After a tedious afternoon of conditioning the fire by lighting two sheets of paper on the hour, every hour, for eight hours according to the instructions of the user manual (and the first time I’ve seen Andre read one, let alone pay any heed to it…?!) we finally got to light it for real the following day. A fire for the Queen’s birthday – how about that?!

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And the next day I woke to a fire going (thanks Andre!), and came home to a fire going, and came home to a fire going again… oh this is the life!

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And now, I’m off to sit with a trashy novel in front of the fire.

Life Lesson #2: Pay attention to Life Lesson #1 – you won’t regret it!

Small spaces: A dream come true

Living a life on wheels isn’t everyone’s dream. But it’s mine!

Right now, thinking about how life on wheels could (or couldn’t) work frazzles my mind, but it’s there as a “one day” dream… It’s my fall back dream. And actually, it is a dream Andre & I have already had the great fortune to live, for a few blissful (ignoring the fairly regular tantrum days!) months. That was pre-kids, pre-home ownership, pre-proper career, pre-overinflated sense of responsibility.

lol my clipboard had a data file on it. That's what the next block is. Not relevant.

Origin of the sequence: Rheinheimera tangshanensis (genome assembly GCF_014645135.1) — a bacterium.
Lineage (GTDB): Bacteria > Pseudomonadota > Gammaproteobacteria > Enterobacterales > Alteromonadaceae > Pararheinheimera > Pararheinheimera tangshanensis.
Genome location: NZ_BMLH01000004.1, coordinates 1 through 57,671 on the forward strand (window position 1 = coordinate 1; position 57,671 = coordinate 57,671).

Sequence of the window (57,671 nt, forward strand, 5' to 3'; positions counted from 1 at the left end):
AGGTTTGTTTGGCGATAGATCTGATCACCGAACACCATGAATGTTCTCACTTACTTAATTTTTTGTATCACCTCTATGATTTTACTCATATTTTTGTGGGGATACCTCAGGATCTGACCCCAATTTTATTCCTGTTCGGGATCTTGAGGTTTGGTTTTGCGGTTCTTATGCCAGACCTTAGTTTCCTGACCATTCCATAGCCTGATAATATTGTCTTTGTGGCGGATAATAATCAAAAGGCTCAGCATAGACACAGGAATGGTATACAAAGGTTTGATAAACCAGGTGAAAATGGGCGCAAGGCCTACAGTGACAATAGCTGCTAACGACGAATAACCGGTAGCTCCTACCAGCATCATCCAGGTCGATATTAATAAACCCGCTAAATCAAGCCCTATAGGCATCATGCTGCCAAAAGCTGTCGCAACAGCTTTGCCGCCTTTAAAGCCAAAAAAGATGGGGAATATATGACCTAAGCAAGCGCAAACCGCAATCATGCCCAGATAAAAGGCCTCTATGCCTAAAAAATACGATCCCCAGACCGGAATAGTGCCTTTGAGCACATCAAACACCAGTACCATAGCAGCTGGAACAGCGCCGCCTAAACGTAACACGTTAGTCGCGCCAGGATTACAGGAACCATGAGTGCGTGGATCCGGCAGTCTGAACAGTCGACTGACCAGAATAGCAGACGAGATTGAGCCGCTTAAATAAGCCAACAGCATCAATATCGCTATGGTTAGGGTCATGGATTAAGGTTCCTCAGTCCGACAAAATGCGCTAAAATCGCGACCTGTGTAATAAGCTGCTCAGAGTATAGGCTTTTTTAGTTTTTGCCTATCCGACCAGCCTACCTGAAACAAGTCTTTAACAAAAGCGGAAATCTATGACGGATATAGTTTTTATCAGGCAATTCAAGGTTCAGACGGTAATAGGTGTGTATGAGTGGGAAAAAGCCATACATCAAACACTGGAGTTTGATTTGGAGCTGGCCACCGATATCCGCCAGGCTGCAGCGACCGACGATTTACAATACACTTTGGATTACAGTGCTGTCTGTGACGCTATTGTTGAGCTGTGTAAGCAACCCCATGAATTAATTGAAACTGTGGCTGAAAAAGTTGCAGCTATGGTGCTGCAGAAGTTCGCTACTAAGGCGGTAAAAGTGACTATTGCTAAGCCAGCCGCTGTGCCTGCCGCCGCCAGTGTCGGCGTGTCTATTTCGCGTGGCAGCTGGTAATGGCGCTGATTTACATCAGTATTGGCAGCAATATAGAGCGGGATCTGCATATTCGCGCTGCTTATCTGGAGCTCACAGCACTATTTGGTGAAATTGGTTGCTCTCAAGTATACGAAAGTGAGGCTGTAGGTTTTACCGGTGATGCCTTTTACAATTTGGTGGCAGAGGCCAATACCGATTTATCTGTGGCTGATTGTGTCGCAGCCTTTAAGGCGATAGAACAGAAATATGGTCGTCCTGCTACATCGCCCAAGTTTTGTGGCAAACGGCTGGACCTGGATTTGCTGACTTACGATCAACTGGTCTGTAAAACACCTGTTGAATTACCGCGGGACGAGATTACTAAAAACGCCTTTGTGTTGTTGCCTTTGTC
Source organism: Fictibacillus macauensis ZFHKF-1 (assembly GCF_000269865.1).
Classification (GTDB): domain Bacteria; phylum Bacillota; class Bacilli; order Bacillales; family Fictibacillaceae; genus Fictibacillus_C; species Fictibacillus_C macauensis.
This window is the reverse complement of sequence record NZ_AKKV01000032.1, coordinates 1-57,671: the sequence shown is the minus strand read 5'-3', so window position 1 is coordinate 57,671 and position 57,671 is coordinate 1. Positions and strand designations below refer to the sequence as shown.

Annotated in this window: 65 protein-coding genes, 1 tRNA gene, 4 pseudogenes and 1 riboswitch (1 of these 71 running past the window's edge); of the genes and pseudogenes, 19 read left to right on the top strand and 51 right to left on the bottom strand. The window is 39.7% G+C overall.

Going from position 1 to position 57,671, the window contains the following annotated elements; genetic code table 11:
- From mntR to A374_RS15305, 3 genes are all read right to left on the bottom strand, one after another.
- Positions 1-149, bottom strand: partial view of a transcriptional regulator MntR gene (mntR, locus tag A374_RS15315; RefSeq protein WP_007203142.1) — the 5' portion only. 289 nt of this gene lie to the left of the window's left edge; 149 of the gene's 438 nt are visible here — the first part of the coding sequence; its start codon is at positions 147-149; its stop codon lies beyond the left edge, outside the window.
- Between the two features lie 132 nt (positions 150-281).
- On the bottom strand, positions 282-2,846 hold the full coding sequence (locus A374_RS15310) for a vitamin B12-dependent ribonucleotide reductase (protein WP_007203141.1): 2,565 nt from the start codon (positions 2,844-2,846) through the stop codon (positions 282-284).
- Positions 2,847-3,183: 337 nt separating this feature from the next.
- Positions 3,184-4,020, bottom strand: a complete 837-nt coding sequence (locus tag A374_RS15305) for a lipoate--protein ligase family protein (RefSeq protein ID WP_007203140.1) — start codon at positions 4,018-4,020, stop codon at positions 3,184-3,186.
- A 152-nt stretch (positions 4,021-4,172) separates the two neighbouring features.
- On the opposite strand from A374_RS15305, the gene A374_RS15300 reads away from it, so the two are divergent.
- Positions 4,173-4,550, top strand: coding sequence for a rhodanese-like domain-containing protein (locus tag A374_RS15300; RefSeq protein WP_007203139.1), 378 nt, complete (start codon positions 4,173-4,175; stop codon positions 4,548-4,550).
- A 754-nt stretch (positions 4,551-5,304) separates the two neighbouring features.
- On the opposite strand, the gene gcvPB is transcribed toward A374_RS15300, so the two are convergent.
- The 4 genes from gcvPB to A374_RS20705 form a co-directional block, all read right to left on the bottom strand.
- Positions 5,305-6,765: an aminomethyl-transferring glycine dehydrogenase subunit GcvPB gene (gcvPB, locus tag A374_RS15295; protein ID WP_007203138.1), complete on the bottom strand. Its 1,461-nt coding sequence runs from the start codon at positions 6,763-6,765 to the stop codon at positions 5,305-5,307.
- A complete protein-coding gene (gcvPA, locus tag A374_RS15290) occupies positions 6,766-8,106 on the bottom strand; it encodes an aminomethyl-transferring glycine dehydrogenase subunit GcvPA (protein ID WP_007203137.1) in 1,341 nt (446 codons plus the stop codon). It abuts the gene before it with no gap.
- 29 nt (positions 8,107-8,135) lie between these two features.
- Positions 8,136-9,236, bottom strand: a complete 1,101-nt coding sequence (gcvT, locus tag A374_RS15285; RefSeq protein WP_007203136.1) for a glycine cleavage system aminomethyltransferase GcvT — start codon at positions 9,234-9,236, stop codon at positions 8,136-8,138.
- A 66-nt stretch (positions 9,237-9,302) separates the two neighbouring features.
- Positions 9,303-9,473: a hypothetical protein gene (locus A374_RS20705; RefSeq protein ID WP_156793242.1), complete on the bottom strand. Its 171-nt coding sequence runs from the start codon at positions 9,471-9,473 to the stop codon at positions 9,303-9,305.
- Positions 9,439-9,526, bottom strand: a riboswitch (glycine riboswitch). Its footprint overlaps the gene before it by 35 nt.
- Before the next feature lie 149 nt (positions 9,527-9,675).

Now, that over-inflated sense of responsibility gets in the way of such dreams, but I still have hope to quash that and just do it anyway.

Part of my plan is to devour every post and picture that encourages that dream!

This darling home on wheels by Tiny Heirloom, via my scandinavian home, has added a lot of determination. How could it not?! Creature comforts, and a sense of style are not forgotten!

Pin of the day: My modern style

B&W + Wood deco

Peace. Calm. Serenity. Definitely not words that go with my current house.

Our style of colour explosion works well at the moment but I can see myself tending towards the monochrome and timber look when we all grow up a little!

Think giant, black, steel-framed windows and lots of architectural shapes within shapes, softened with timber furniture and comfy cushions and throws. All in a refined palette of black, white, grey and timber. And with a stunning view of a rugged landscape or moody seascape.